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June 18, 2018

Winning Team Characteristics

winning team

Stories of powerful group efforts have been around since the Bible stories. Some of the efforts were for a wrong cause, yet some are incredible stories of the power of people coming together… to be a winning team.

Develop a Winning Team

From many stories in history, we can see how to develop successful winning teams. From these experiences we can boil it down to two basic ingredients:

  1. A common goal
  2. Ability to communicate the goal

For years I’ve been involved coaching hockey teams and it’s easy to understand a sports team. The team goal is clear, the scoreboard lights up when the team has reached it… in hockey put the puck in the net… it’s a goal.

You know the hockey players are a team because they wear the same uniform. The team’s purpose and focus is clear, because all eyes and attention are centered on the puck, and all motion swiftly moves toward the puck up and down the rink.

There are also other kinds of teams that are harder to analyze. Wearing the same uniform, whether a jersey or a company shirt, working in the same office, being paid as an independent worker, or volunteering for a non-profit, does not make a team.

Unity of Purpose

Uniformity in appearance or working for the same group is not the key to successful teamwork. The glue that holds a team together is unity of purpose.

We all have memories and stories of talented teams that don’t make it. The team is divided in some way. Because of the lack of teamwork, teams do not achieve what they could with all the talent on the team.

Their goals are not shared or achieved.

There are no simple answers. If teamwork was easy, sports teams would have more back-to-back world champions and the list of Fortune 500 companies would never change.

Winning Attributes of Winning Teams

1)  Winning Teams Play to Win

Team members realize wins and loses are ofter determined by attitude alone. The difference between playing to win and playing not to lose is often the difference between success and mediocrity.

2)  Winning Teams Take Risks

They’re risk takers. They take a risk and let what happens happen. It will make the difference between a successful team and a mediocre one. It’s far better to try and fail than to fail to try. Many well-intentioned people live by the philosophy of never risk upsetting the apple cart. They prefer to “play it safe.” These people will never know the thrill of victory, because to win a victory one must risk a failure.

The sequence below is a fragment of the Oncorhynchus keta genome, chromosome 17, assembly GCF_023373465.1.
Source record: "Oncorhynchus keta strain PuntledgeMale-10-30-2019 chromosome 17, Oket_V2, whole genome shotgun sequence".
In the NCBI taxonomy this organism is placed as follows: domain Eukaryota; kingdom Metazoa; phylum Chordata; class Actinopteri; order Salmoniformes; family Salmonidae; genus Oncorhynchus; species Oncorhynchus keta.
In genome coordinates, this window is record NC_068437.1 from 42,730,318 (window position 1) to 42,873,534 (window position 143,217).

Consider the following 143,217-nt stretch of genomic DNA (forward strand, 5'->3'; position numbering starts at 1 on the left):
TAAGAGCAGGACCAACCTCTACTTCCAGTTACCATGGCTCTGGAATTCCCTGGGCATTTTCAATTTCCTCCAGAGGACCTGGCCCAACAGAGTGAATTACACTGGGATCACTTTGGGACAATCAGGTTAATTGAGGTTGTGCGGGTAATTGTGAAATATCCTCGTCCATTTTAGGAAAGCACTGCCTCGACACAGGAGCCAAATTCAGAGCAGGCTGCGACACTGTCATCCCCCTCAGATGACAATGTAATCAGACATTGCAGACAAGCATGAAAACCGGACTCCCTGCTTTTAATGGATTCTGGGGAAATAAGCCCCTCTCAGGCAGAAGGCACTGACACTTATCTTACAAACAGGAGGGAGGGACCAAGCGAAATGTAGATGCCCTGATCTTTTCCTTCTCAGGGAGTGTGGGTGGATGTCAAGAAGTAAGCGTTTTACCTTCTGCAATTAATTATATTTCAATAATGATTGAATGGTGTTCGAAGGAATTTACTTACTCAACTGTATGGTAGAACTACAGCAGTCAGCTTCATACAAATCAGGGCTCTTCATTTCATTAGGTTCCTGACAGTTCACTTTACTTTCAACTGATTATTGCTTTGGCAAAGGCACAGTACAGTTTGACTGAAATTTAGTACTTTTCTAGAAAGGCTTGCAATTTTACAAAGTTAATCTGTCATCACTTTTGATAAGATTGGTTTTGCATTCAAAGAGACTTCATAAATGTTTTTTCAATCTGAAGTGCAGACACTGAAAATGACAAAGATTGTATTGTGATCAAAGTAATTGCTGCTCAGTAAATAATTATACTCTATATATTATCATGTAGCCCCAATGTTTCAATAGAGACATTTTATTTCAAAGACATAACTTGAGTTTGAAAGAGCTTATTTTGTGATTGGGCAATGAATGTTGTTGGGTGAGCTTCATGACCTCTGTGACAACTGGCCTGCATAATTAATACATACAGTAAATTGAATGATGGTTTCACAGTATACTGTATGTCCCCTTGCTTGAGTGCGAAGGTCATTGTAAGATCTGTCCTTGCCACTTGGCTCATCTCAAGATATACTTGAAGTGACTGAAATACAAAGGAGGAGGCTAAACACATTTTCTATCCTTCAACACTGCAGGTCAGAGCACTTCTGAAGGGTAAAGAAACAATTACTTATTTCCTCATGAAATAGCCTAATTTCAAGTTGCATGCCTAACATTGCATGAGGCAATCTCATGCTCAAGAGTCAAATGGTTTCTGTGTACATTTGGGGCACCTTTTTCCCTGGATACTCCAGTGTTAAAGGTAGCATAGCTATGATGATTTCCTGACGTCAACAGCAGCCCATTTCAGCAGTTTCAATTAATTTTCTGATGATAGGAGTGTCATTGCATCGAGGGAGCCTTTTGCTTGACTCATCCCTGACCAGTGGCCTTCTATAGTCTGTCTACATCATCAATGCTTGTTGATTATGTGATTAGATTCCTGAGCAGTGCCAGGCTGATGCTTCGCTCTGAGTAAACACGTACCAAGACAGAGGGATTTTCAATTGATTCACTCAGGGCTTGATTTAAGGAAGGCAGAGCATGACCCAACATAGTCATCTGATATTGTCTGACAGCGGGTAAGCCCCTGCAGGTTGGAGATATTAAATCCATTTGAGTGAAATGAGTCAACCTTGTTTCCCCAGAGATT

3)  Winning Teams Keep Improving

They continue to try harder. They realize that when they’re through improving, they’re through. For sports teams it is so hard to win championships for two years in a row. It’s hard to stay on top. It’s easier to win when you’ve got nothing to lose. It never pays to rest on your achievements. You must be willing to give them up if you want to keep winning. The highest reward for improvement is not what we get; it’s what we become as a result of it.

4)  Winning Team Members Care About Each Other

They enhance each other. Each member cares about the success of every other member. Effective leaders realize that before they can be successful, they need to make their team members successful. It marks a big step in your leadership journey when you realize that other people can help you do a better job than you can do alone.

So how do we develop winning teams?

Stay tuned for our next posting, as we dive into the 3 key areas together that determine the success of the team: Hiring, firing, and inspiring.

Do you have a winning team?

Ask yourself some questions:

  • How’s my team’s attitude? How’s my attitude or coaching staff’s attitude?
  • Am I encouraging risk taking? Am I learning from my experiences?
  • What am I trying to improve? Is it to receive something for it?
  • Does my team like each other? Are they working together? Are they performing together?
  • How will I apply these principles to my team relationships?

If you’re interested in more about effective leadership coaching through effective relationships, check the book from Dr John C Maxwell, Be A People Person.

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